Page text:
The only thing that can trigger Spotify’s algorithm on release day is the ratio between listeners and followers (AKA – those that auto-followed you from your presave link, and those that are actually streaming the song on that day). In fact, the auto-follow function on a presave link is usually only available to those who pay for the third party service they are using – like Feature.fm.
Collecting email addresses
This is our favorite benefit and not one that we will “de-bunk.” While again this is likely a paid feature from your presave provider, it’s an important one. We are always talking about how important your email (or text) list is. This is the only form of direct communication you will have with your fans that doesn’t have a pesky algorithmic wall in front of it. If one of your main goals is to use your release to grow your email list, this is a huge benefit that should be prioritized.
Collecting fan data
This is another huge benefit to be considered in the “should I run a presave” debate. That being, if one of your goals for using a presave link is to gain data on your fans. This data can be used to further narrow your target audience for not only organic engagement, but for targeting digital ads on all platforms and really finding the people who can turn into mega-fans and support your career. It’s one thing to be able to create great music, it’s another to be able to put yourself in front of the right audience and grow.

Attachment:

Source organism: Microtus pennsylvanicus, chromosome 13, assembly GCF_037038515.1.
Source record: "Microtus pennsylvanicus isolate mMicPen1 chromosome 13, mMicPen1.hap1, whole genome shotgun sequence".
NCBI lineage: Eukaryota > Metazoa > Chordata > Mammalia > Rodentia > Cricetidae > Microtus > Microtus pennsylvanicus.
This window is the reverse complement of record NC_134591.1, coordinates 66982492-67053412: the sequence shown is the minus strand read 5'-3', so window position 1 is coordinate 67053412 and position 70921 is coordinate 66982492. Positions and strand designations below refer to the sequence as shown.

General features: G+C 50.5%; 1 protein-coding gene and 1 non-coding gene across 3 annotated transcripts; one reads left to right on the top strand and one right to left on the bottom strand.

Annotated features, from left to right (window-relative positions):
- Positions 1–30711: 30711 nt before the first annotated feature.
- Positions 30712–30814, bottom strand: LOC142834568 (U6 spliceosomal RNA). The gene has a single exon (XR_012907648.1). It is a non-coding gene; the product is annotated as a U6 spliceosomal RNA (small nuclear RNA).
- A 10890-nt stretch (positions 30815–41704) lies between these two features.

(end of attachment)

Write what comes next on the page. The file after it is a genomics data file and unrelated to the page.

Gaining followers on Spotify
Getting that follower number up on your Spotify artist profile can prove to be a very difficult feat. Presave links make this easier by allowing you to force the person who presaves your song to automatically follow your Spotify account on release day. While getting this number up is important, it only matters if those followers turn into listeners and continue to save and stream your music. If you are just gaining a bunch of empty followers who won’t stream the music on release day, it will not be telling Spotify’s algorithm anything other than that the people who presaved your song don’t actually want to listen to it.
Should I run a presave?
Final answer: it depends. All artists have different goals when they are releasing music.
If you want to run a Spotify presave for the sole purpose of tricking the Spotify algorithm, we would say that while you should run it, it should not be your main focus. You should be paying more attention to your Spotify editorial pitch, PR features, and asking your fans to actually stream the song on release day rather than making the main CTA just to presave the track.
If your main goals are to collect data and email addresses, that absolutely you should run a presave and push it hard to get as much information as possible. Just keep in mind that your ROI will not be in the form of Spotify numbers, but instead in the amount of emails and data you receive.
This is just the tip of the iceberg on how to market your release. Check out Ariel’s Ultimate Guide to Music Publicity for music marketing and publicity hacks, out now!